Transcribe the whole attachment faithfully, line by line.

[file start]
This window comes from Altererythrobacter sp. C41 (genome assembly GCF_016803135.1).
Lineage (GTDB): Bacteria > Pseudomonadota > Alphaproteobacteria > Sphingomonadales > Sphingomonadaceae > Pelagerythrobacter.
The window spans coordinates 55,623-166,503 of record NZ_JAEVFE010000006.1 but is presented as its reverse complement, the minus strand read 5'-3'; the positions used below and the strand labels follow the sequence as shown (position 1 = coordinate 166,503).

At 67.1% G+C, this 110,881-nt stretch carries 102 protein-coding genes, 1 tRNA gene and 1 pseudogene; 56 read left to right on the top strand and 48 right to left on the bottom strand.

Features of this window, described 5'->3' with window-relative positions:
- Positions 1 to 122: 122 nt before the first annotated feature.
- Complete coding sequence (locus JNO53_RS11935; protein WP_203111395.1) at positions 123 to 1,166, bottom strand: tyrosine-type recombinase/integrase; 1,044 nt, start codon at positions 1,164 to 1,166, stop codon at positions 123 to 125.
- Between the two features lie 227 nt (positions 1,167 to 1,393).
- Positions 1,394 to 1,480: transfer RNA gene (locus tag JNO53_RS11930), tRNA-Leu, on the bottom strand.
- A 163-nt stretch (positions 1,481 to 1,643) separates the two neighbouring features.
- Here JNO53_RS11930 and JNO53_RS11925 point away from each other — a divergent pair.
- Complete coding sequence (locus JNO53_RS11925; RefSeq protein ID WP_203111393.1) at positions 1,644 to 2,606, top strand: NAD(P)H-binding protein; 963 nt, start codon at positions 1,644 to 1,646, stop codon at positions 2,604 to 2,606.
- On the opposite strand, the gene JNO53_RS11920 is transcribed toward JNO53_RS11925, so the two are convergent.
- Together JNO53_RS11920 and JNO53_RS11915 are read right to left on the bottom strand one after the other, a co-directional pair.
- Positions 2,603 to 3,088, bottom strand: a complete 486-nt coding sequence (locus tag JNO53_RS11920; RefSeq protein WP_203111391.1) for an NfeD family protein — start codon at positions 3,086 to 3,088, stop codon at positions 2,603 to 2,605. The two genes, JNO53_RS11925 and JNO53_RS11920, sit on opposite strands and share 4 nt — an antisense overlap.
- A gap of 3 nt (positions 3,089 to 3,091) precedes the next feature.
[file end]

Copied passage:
This window comes from Altererythrobacter sp. C41 (genome assembly GCF_016803135.1).
Lineage (GTDB): Bacteria > Pseudomonadota > Alphaproteobacteria > Sphingomonadales > Sphingomonadaceae > Pelagerythrobacter.
The window spans coordinates 55,623-166,503 of record NZ_JAEVFE010000006.1 but is presented as its reverse complement, the minus strand read 5'-3'; the positions used below and the strand labels follow the sequence as shown (position 1 = coordinate 166,503).

At 67.1% G+C, this 110,881-nt stretch carries 102 protein-coding genes, 1 tRNA gene and 1 pseudogene; 56 read left to right on the top strand and 48 right to left on the bottom strand.

Features of this window, described 5'->3' with window-relative positions:
- Positions 1 to 122: 122 nt before the first annotated feature.
- Complete coding sequence (locus JNO53_RS11935; protein WP_203111395.1) at positions 123 to 1,166, bottom strand: tyrosine-type recombinase/integrase; 1,044 nt, start codon at positions 1,164 to 1,166, stop codon at positions 123 to 125.
- Between the two features lie 227 nt (positions 1,167 to 1,393).
- Positions 1,394 to 1,480: transfer RNA gene (locus tag JNO53_RS11930), tRNA-Leu, on the bottom strand.
- A 163-nt stretch (positions 1,481 to 1,643) separates the two neighbouring features.
- Here JNO53_RS11930 and JNO53_RS11925 point away from each other — a divergent pair.
- Complete coding sequence (locus JNO53_RS11925; RefSeq protein ID WP_203111393.1) at positions 1,644 to 2,606, top strand: NAD(P)H-binding protein; 963 nt, start codon at positions 1,644 to 1,646, stop codon at positions 2,604 to 2,606.
- On the opposite strand, the gene JNO53_RS11920 is transcribed toward JNO53_RS11925, so the two are convergent.
- Together JNO53_RS11920 and JNO53_RS11915 are read right to left on the bottom strand one after the other, a co-directional pair.
- Positions 2,603 to 3,088, bottom strand: a complete 486-nt coding sequence (locus tag JNO53_RS11920; RefSeq protein WP_203111391.1) for an NfeD family protein — start codon at positions 3,086 to 3,088, stop codon at positions 2,603 to 2,605. The two genes, JNO53_RS11925 and JNO53_RS11920, sit on opposite strands and share 4 nt — an antisense overlap.
- A gap of 3 nt (positions 3,089 to 3,091) precedes the next feature.